Rotating Electric Basics
Most parts professionals categorize starters and alternators as “rotating electric.” Automotive technicians, on the other hand, generally categorize the starter and alternator as part of the starting/charging system. Since the designs of starting and generating systems have evolved during the past decade to include computer controls, the so-called “basics” of each operating system must be constantly revised to promote a better understanding of the product and to avoid an unwanted warranty situation.
When dealing with rotating electrical warranty issues, remember that the reliability of any wet-cell automotive battery rapidly declines after about four or five years of service. If the vehicle is driven infrequently, the battery’s storage plates tend to sulfate, which drastically reduces the battery’s rated cold cranking amperage (CCA). Similarly, the normal discharge and recharging cycles of daily driving tend to wear the storage plates out, which again reduce the battery’s CCA. Since many rotating electrical problems begin with worn-out batteries and corroded battery terminals, an electronic battery test and visual battery inspection should be done before attempting to diagnose rotating electrical parts.
Starter Motor Basics
For nearly a half-century, the starter motor was activated by turning the key in a spring-loaded ignition switch that cranked the engine by activating the starter solenoid. When activated, the starter solenoid mechanically engages the starter drive gear with the engine flywheel and completes the circuit from the battery to the starter motor. As soon as the engine starts, the driver releases the spring-loaded ignition switch from the “cranking” to the “engine run” position. More recent designs have reduced the electrical load on the ignition switch by inserting a starter relay between the ignition switch and starter solenoid. Most recently, the ignition switch or starter button simply issues a command to the Powertrain Control Module (PCM) to engage and release the starter motor as required.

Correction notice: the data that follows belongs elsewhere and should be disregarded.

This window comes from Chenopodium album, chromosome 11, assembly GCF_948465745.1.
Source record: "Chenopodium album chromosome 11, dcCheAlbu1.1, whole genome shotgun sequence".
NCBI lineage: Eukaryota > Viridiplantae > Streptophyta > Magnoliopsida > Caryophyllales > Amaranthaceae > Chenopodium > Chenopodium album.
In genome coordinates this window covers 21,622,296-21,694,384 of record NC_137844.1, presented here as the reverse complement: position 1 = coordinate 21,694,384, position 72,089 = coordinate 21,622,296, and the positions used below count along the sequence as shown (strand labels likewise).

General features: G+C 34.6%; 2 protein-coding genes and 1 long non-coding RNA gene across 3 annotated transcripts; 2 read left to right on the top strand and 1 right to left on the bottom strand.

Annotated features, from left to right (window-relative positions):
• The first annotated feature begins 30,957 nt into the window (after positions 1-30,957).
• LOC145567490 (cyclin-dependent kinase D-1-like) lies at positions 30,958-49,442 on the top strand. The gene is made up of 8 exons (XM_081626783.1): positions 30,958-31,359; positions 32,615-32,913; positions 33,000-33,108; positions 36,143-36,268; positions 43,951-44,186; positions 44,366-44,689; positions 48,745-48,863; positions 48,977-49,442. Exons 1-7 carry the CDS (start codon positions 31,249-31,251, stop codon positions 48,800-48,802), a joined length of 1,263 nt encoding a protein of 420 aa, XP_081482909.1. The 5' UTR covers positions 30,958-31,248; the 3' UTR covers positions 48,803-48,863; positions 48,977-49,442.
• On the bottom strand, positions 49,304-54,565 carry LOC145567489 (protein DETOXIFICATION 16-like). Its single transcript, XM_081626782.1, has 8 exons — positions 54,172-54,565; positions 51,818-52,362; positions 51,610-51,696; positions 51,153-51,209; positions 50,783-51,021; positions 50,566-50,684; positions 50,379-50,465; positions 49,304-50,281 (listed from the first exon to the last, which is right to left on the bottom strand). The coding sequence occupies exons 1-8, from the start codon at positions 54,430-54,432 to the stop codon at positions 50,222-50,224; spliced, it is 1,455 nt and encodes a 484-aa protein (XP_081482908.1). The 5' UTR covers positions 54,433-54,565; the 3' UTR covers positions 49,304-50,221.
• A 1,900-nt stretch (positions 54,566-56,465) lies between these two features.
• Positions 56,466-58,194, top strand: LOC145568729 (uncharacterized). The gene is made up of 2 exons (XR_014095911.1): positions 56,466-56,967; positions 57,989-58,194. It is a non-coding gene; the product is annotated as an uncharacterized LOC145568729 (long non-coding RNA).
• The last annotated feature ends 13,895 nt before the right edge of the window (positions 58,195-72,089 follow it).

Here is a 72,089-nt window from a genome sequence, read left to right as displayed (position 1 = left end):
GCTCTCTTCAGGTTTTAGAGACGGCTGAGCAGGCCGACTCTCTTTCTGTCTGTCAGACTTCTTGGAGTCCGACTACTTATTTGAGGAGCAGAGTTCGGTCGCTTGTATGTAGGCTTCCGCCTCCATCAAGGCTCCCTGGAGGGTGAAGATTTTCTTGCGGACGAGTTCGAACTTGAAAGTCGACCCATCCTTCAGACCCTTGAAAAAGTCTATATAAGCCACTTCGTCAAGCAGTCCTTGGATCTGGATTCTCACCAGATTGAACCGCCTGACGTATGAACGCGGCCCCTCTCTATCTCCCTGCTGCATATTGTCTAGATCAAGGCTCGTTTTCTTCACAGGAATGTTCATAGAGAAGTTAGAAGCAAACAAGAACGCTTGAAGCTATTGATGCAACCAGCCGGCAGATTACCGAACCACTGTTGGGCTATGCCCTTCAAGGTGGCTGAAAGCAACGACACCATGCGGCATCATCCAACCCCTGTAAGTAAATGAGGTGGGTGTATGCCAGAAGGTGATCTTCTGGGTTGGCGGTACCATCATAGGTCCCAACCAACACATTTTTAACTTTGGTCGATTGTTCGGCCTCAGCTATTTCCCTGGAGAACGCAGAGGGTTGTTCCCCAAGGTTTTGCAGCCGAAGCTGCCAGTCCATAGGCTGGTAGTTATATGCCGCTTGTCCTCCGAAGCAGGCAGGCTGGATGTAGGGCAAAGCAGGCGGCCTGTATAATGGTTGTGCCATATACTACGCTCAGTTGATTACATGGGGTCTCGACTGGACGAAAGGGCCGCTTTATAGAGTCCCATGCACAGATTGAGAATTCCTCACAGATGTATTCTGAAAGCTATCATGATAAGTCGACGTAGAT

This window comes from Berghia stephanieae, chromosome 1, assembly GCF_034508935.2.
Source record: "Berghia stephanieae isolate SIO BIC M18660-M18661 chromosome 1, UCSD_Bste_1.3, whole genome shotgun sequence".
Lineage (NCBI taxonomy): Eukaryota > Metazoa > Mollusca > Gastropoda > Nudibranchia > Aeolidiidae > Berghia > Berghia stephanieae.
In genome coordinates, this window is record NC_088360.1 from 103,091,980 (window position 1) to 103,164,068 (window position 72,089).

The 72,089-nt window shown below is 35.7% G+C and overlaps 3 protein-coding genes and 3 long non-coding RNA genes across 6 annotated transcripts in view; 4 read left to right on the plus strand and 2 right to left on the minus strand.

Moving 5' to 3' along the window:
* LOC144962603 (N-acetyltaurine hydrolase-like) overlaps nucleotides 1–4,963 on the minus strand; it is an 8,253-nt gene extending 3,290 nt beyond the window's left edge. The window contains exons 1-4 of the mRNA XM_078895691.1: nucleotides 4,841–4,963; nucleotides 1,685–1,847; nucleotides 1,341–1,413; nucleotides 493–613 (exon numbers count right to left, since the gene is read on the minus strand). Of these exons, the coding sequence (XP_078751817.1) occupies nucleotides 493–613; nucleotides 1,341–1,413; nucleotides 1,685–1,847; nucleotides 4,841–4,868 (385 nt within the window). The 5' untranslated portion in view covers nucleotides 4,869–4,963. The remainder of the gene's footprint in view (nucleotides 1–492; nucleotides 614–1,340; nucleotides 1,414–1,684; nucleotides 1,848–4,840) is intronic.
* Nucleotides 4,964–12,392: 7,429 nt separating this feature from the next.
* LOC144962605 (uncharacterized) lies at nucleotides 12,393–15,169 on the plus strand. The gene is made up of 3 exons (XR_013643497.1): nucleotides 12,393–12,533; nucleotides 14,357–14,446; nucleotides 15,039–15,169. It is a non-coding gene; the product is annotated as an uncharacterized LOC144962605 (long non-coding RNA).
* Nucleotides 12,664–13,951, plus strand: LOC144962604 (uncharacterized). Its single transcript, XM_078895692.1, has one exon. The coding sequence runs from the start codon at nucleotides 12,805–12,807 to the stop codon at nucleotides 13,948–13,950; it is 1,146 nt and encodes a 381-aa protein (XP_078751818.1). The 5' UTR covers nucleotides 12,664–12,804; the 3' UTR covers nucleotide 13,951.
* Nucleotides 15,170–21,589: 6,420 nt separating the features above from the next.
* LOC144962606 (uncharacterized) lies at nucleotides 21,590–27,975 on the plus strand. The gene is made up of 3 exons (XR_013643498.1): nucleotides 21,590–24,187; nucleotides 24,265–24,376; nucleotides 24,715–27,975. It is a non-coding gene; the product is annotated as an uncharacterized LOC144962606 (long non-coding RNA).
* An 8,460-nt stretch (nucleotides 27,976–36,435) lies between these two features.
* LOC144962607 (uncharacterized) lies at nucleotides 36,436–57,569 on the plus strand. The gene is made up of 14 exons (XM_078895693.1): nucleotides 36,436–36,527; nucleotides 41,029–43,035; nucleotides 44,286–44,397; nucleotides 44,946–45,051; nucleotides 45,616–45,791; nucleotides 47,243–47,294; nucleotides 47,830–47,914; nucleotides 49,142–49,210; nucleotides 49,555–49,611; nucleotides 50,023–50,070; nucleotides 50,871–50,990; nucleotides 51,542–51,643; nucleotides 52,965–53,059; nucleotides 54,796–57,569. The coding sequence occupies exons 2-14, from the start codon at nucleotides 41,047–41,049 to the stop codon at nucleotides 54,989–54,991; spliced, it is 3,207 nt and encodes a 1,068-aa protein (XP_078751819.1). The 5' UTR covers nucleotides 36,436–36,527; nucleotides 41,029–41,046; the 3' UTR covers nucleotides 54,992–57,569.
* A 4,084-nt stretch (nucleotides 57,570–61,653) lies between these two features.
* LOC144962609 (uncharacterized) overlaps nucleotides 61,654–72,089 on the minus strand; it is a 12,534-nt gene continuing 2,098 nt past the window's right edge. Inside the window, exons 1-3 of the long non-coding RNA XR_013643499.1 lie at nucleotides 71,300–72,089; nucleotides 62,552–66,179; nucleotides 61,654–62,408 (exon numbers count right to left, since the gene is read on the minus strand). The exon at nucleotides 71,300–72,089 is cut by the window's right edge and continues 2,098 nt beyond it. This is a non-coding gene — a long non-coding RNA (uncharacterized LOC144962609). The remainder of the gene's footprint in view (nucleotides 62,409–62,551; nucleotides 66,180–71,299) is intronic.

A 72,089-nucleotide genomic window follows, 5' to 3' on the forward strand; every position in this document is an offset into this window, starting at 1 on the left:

Starter motors have evolved from heavy full-field designs to lighter permanent magnet, reduction gear designs. While the full-field starters often failed due to excessive brush and armature wear, most permanent magnet starters fail because the electrical contacts in the solenoid have worn out, which generally results in a no-engagement starter complaint accompanied by a clicking noise from the starter solenoid.
Since the charging rates of modern alternators are controlled by the PCM, it’s important to check for diagnostic trouble codes before replacing an alternator. In addition, your store’s electronic battery testing equipment might feature an alternator output check that will test the alternator’s response to load and simultaneously test the alternator’s rectifying diodes. Although the charging rate of modern alternators routinely exceeds 100 amperes of current, remember that alternator life is considerably shortened when operating at or near full capacity. Since the vehicle itself can require as much as 40 amperes of current to operate on-board electronics and exterior lighting, the added load of a worn-out battery can easily cause a new or remanufactured replacement alternator to overheat and ultimately fail.
Other than battery-induced failures, most alternators fail either because one of its carbon brushes is stuck or because one or more of its rectifying diodes have developed a shorted or open circuit. Last, but not least, remember that worn or glazed V-type or serpentine drive belts are the most common causes of low alternator output. Modern EPDM rubber serpentine drive belts must be measured with a simple tool supplied by your belt supplier. If the belt is worn, the electrical output of the alternator will be reduced as its drive pulley begins slipping inside the belt.